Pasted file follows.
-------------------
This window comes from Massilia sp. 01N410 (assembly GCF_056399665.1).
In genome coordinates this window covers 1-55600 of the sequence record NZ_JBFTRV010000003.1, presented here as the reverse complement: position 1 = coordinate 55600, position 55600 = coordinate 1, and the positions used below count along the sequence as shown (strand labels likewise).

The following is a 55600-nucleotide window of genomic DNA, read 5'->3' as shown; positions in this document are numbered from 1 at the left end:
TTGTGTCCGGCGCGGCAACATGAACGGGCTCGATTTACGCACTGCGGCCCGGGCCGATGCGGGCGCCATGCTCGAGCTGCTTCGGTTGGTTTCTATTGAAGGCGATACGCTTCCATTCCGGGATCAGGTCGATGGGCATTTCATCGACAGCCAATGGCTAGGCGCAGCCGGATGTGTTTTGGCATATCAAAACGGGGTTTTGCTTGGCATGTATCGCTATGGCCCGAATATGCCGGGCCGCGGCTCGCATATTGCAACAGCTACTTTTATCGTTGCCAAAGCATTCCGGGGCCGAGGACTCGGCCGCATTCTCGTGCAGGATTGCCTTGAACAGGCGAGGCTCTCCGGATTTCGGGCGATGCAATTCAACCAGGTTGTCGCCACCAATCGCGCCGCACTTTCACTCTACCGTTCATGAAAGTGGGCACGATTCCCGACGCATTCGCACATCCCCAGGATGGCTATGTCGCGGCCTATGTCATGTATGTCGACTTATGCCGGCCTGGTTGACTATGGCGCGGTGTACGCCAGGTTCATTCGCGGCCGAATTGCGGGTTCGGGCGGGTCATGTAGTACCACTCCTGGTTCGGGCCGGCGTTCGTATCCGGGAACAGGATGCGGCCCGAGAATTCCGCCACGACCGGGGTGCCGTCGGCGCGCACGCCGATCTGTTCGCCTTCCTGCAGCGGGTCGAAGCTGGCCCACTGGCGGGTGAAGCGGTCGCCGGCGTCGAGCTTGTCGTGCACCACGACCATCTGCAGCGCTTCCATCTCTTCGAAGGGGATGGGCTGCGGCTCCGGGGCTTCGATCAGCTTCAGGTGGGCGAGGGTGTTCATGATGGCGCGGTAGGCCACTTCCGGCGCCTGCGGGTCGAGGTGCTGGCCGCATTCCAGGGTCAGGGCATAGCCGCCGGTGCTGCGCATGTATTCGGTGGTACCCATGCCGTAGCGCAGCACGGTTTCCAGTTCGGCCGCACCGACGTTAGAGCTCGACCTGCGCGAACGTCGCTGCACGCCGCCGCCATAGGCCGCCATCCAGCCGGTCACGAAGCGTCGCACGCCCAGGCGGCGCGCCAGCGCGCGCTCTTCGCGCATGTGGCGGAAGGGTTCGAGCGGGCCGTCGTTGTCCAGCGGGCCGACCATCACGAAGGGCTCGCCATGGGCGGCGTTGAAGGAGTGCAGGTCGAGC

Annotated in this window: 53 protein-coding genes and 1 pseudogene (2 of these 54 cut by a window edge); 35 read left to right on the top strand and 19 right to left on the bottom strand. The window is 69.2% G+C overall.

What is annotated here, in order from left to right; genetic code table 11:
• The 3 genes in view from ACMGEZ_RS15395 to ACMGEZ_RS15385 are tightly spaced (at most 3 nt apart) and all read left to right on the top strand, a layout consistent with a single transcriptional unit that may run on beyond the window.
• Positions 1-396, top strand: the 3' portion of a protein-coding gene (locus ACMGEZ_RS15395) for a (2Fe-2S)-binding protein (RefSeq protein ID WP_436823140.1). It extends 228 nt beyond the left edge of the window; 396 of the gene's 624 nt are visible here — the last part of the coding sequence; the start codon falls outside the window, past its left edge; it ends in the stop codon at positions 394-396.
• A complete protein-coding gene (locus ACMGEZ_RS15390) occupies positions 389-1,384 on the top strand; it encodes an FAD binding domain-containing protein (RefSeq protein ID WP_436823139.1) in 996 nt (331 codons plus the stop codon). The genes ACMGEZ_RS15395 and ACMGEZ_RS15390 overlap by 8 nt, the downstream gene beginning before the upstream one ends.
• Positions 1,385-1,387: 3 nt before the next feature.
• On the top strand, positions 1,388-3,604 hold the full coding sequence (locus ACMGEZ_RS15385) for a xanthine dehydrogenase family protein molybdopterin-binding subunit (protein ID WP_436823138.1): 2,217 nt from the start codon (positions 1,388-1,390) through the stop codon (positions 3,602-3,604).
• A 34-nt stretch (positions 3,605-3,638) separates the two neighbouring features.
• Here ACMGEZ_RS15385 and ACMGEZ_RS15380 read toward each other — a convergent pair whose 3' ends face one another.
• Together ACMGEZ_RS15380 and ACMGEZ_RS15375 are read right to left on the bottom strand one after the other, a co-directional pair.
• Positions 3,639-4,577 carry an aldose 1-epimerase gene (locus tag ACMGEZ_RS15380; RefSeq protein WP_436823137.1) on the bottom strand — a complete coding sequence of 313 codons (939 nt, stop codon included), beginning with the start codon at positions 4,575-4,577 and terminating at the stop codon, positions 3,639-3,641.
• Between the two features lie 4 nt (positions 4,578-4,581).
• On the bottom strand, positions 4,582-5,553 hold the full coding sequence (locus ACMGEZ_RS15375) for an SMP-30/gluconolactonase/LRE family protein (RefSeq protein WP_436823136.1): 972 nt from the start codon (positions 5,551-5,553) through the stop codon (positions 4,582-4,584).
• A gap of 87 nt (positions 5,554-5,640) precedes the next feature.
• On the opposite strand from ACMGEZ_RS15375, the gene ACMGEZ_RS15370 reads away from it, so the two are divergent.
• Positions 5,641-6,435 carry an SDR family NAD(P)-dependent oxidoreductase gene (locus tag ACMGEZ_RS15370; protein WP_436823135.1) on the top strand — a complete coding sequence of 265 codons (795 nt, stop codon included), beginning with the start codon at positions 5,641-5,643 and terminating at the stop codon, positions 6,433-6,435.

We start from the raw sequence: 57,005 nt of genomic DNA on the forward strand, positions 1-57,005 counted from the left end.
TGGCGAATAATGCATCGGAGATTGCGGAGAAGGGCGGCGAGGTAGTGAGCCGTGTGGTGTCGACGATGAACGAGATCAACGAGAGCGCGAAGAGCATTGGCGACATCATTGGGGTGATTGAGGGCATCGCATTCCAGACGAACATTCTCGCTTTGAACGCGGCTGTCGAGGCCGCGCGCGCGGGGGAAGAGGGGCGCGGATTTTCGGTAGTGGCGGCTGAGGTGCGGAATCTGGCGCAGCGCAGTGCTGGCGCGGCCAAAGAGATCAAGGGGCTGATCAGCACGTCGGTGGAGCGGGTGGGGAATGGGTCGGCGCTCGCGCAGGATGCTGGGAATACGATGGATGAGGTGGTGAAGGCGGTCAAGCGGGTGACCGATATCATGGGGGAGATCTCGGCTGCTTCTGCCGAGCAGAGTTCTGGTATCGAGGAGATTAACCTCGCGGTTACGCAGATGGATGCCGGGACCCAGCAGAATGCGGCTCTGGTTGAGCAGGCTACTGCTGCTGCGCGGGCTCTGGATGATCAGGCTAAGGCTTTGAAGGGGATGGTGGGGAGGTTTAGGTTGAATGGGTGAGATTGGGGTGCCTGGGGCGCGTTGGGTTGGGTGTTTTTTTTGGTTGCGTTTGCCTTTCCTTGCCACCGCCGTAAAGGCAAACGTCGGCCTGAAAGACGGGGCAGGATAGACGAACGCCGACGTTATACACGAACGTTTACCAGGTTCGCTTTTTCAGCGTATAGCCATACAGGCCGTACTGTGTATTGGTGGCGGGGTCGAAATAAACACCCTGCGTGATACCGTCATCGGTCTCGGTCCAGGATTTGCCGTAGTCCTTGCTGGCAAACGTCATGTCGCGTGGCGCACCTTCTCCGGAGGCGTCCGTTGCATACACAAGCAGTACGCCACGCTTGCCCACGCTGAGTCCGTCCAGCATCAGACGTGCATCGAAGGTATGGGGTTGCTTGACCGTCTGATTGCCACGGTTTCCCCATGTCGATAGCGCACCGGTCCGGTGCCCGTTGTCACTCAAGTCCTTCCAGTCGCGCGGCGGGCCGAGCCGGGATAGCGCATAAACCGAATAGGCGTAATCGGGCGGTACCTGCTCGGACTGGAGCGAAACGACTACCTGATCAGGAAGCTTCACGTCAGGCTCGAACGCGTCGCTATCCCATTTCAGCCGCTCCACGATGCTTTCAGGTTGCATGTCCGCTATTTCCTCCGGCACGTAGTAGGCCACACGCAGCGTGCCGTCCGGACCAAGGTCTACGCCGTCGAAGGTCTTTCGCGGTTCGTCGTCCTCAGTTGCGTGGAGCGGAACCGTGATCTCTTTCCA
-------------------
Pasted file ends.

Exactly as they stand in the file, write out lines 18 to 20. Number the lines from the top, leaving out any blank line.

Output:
• A gap of 87 nt (positions 5,554-5,640) precedes the next feature.
• On the opposite strand from ACMGEZ_RS15375, the gene ACMGEZ_RS15370 reads away from it, so the two are divergent.
• Positions 5,641-6,435 carry an SDR family NAD(P)-dependent oxidoreductase gene (locus tag ACMGEZ_RS15370; protein WP_436823135.1) on the top strand — a complete coding sequence of 265 codons (795 nt, stop codon included), beginning with the start codon at positions 5,641-5,643 and terminating at the stop codon, positions 6,433-6,435.